ROBERT SIEGEL, host:
From NPR News, this is ALL THINGS CONSIDERED. I'm Robert Siegel.
It's an announcement that brings back memories of cultural exchanges during the Cold War, when American orchestras went to the Soviet Union and the Bolshoi Ballet came here. The New York Philharmonic says it will travel to North Korea in February to perform a concert of American and American-inspired music.
Here's NPR's Margot Adler.
MARGOT ADLER: There were perhaps a hundred reporters from all over the world and at least 25 camera crews crowded into Avery Fisher Hall at Lincoln Center. Paul Guenther, the chairman of the New York Philharmonic, said the unusual announcement they were making was in the tradition and history of this oldest orchestra in the United States.
Mr. PAUL GUENTHER (Chairman, New York Philharmonic): And that is the harnessing of the power of music to cross boundaries and to bridge differences. In 1959, Leonard Bernstein, then the orchestra's music director, led the Philharmonic to the Soviet Union in an effort to reach out to people in a society that was then very closed.
ADLER: The orchestra also performed Beethoven's "Ode to Joy" in Berlin just before the wall came down. The Philadelphia Orchestra went to China soon after President Nixon's visit in 1973.
Zarin Mehta, the president and executive director of the Philharmonic said that when they were first approached by North Korea, they were very cautious and had many reservations. They had exploratory conversations with Assistant Secretary of State Christopher Hill, the Bush administration's main diplomat negotiating with North Korea, and with Pak Kil-yon, the permanent U.N. representative from that country, who spoke at the news conference today.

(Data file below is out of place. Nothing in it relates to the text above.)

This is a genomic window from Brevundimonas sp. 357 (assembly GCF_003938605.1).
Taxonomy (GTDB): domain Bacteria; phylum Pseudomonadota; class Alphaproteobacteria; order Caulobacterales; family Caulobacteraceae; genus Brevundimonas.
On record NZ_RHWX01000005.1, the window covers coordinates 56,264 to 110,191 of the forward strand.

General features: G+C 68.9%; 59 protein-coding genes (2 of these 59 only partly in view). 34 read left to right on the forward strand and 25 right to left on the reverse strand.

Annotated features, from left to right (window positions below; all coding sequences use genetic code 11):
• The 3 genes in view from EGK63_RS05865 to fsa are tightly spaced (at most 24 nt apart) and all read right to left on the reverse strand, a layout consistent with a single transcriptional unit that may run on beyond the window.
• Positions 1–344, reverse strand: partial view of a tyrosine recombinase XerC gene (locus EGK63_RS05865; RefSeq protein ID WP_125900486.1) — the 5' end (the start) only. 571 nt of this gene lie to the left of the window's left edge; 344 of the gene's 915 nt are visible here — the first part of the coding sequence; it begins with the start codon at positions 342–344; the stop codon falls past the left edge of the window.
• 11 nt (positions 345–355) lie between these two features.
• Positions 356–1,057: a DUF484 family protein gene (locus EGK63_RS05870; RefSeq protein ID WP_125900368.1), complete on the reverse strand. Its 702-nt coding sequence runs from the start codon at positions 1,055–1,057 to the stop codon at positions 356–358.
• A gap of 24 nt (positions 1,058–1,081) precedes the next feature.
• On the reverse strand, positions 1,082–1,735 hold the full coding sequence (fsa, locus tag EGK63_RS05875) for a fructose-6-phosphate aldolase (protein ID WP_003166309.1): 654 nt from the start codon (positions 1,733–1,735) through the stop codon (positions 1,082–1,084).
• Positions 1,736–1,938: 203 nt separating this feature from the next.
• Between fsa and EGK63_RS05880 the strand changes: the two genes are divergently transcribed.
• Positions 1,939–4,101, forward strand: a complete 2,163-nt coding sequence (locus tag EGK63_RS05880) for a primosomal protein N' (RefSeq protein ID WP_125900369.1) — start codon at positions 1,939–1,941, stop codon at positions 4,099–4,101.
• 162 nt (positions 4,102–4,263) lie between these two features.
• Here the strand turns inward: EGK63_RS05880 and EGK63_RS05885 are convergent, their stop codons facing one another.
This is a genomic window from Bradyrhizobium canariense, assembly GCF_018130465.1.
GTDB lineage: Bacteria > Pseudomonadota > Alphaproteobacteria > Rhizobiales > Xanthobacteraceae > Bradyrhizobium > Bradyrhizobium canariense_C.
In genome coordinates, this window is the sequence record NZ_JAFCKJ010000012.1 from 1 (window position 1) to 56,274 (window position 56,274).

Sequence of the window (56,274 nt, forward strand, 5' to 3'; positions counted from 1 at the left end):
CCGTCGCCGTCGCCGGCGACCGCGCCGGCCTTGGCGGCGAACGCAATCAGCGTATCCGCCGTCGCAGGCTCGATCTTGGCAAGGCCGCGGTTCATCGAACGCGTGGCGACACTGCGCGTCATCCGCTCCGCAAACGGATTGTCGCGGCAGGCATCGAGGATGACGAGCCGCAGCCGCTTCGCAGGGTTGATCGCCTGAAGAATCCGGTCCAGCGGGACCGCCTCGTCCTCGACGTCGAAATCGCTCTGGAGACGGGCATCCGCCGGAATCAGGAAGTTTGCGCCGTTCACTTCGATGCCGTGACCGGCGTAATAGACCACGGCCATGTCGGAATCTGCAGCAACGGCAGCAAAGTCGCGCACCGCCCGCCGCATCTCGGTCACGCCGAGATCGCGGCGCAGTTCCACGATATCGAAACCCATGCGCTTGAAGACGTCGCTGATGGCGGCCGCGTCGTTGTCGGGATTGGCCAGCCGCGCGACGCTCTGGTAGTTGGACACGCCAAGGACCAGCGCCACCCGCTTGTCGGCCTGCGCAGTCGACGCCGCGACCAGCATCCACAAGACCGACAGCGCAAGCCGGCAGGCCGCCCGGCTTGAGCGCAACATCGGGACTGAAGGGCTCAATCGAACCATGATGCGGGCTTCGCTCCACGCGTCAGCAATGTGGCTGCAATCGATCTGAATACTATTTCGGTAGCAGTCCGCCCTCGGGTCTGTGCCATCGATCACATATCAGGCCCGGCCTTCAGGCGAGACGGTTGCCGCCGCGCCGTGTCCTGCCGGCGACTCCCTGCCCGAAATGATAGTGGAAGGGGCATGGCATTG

Mehta said they were left with three questions.
Mr. ZARIN MEHTA (President and Executive Director, New York Philharmonic): Would our government wish us to pursue this invitation? Would a New York Philharmonic concert in Pyongyang contribute in some way to the growing success of the multination talks? And if so, what conditions would we encounter in Pyongyang?
ADLER: It became clear that the State Department backed this effort. At one point, Paul Guenther even used the phrase they were given a call to serve, although both Guenther and Mehta emphasized they were not pushed to do it. And in the end, they made a musical decision.
In October, they led a seven-person delegation to North Korea, where they explored everything from venues to lighting to getting the instruments there. At one point, they were shown an auditorium with only 300 seats. They refused this and settled on one that accommodated 1500.
The New York Philharmonic will play in the East Pyongyang Grand Theatre on February 26th. The orchestra will play George Gershwin's "An American in Paris," Antonin Dvorak's "New World Symphony" and the national anthems of both countries.
Reporters tried unsuccessfully to ask Pak Kil-yon, the North Korean representative, various political questions. Would Kim Jong-il, the North Korean leader, appear at the concert? Whose music was better in his view, Mozart's or Kim Jong-il? He would only repeat that this event…
Mr. PAK KIL-YON (North Korea's Permanent Representative to the U.N.): Will surely deepen the understanding and friendship between the people and the musicians and the players of the two countries.
ADLER: And when reporters pressed the question of human rights in Korea, Zarin Mehta said, we're not here to comment on that. We're here to open the country.
Mr. MEHTA: We go there to make music. What forms out from that is up to the diplomats to deal with and the government officials. All we can do is show the way that music can unite people. We're going there to create some joy. And hopefully, as the concert is broadcast throughout the world, the joy will spread and see that people all over the world appreciate what we are doing.
ADLER: The trip will be the first significant cultural exchange with North Korea and comes at a time when the Bush administration has signaled that country that relations will improve if disagreements over nuclear issues are solved.
Mehta and Guenther said the orchestra will conduct master classes with Korean students and their rehearsal will be open to the public. They have also gotten an agreement from North Korea for the presence of foreign journalists and a national broadcast.
Margot Adler, NPR News, New York.
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